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Note: This is a sub-section of Short Brothers.
The Felixstowe F.5 was a British First World War flying boat designed by Lieutenant Commander John Cyril Porte RN of the Seaplane Experimental Station at Felixstowe.
Porte had designed a better hull for the larger Curtiss H12 flying boat, giving the Felixstowe F.2a, which was greatly superior to the original Curtiss boat. This entered production and service as a patrol aircraft. In February 1917, the first prototype of the Felixstowe F3 was flown. This was larger and heavier than the F2, giving it greater range and heavier bomb load, but poorer agility. The Felixstowe F5 was intended to combine the good qualities of the F2 and F3, with the prototype first flying in May 1918. The prototype showed superior qualities to its predecessors but the production version was modified to make extensive use of components from the F.3, in order to ease production, giving lower performance than either the F.2a or F.3.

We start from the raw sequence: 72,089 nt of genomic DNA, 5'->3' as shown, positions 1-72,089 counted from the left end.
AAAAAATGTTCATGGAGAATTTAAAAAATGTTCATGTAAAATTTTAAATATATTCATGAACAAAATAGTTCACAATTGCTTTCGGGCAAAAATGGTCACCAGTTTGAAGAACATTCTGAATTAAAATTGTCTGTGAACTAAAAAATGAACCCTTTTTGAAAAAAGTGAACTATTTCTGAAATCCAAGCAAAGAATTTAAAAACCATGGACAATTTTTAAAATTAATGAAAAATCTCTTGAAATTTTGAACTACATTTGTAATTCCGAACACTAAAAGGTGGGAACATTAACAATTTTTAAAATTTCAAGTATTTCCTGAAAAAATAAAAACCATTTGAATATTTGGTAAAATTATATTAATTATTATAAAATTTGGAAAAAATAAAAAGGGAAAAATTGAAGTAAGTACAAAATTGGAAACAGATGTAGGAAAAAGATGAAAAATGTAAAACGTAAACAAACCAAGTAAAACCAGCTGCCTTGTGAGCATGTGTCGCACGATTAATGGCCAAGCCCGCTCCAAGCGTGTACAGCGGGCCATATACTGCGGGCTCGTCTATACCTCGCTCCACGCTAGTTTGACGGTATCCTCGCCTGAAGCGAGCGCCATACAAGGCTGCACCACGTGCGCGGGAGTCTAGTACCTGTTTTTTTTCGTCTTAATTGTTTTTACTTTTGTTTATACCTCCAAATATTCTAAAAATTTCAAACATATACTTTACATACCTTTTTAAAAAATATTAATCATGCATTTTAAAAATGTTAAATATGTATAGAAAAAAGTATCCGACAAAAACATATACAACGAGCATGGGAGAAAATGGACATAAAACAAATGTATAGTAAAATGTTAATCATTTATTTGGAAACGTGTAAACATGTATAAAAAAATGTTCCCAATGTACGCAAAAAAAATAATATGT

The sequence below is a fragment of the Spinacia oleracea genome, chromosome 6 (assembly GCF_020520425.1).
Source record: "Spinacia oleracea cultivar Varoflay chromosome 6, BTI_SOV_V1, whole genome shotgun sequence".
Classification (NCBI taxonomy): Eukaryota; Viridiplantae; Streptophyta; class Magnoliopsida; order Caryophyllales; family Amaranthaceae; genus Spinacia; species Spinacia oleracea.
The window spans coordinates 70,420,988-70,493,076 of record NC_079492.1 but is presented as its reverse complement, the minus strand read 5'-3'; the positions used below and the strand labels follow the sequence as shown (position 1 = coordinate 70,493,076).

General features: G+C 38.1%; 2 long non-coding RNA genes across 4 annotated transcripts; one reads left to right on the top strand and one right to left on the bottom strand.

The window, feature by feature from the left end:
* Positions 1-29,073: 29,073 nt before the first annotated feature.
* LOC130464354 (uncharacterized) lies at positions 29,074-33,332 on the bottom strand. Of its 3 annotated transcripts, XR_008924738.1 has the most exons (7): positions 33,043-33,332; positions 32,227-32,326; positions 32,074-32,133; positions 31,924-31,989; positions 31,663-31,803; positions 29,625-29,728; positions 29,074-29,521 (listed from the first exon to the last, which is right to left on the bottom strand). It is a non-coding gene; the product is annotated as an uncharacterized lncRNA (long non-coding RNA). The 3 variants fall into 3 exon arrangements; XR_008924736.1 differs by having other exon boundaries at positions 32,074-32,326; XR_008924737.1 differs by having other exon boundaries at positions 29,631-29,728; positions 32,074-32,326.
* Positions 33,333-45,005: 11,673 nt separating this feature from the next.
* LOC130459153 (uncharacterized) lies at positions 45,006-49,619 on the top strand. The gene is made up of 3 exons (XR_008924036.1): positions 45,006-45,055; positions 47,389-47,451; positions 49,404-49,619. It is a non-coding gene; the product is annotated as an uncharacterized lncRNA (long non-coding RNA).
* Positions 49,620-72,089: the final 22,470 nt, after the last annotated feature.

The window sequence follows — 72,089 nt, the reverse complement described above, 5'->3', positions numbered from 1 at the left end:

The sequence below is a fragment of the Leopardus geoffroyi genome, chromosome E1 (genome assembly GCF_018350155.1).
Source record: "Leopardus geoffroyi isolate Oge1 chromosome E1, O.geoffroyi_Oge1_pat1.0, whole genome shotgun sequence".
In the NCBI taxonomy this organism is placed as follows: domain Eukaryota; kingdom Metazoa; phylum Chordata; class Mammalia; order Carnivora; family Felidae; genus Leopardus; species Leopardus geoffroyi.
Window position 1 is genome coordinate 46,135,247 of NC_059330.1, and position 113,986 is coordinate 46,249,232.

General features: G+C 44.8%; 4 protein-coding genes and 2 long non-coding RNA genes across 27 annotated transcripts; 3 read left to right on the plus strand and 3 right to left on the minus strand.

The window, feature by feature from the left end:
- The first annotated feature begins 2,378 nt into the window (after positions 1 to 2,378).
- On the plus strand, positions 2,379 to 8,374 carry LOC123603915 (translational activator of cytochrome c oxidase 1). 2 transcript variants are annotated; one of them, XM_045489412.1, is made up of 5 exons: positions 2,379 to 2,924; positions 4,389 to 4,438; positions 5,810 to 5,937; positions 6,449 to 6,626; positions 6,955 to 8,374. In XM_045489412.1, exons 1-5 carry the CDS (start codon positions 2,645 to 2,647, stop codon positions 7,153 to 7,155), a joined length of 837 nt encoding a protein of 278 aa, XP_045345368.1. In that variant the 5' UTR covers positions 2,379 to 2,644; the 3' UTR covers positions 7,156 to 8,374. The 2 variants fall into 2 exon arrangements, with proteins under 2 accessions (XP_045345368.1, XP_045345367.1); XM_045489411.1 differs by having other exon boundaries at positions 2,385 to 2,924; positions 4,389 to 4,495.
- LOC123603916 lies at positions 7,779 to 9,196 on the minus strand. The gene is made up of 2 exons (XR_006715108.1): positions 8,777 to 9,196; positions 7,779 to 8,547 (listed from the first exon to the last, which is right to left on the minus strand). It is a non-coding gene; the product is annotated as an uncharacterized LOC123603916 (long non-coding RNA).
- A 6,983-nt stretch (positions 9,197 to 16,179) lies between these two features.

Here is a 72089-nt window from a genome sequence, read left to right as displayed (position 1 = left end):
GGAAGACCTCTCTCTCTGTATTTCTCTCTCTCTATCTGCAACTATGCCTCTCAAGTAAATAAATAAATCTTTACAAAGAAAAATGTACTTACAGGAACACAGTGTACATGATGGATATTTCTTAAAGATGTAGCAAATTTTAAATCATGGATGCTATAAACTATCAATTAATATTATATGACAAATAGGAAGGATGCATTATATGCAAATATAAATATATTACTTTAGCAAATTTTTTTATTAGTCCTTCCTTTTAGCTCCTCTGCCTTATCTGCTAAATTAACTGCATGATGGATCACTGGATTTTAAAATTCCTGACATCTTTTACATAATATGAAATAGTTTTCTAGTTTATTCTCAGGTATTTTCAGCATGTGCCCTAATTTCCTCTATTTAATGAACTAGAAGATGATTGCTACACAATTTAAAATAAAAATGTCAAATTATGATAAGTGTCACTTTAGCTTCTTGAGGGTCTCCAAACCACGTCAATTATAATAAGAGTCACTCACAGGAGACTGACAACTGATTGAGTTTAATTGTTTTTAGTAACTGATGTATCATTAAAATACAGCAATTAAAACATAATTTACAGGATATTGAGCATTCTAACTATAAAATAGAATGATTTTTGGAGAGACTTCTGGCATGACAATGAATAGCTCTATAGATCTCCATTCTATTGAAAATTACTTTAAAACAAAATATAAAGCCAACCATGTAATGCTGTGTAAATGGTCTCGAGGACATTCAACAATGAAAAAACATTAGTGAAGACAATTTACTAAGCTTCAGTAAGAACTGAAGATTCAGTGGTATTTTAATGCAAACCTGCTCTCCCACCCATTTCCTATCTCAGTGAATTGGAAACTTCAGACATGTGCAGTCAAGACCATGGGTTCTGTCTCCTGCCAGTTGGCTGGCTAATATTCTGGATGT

The F5 did not enter service until after the end of World War I, but replaced the earlier Felixstowe boats (together with Curtiss flying boats) to serve as the RAF's standard flying boat until being replaced by the Supermarine Southampton in 1925.
In 1920 the Canadian Air Board sponsored a project to conduct the first ever Trans-Canada flight. The leg from Rivière du Loup to Winnipeg was flown by Lt.Col. Leckie and Maj. Hobbs in a Felixstowe F.3 to determine the feasibility of such flights for future air mail and passenger service.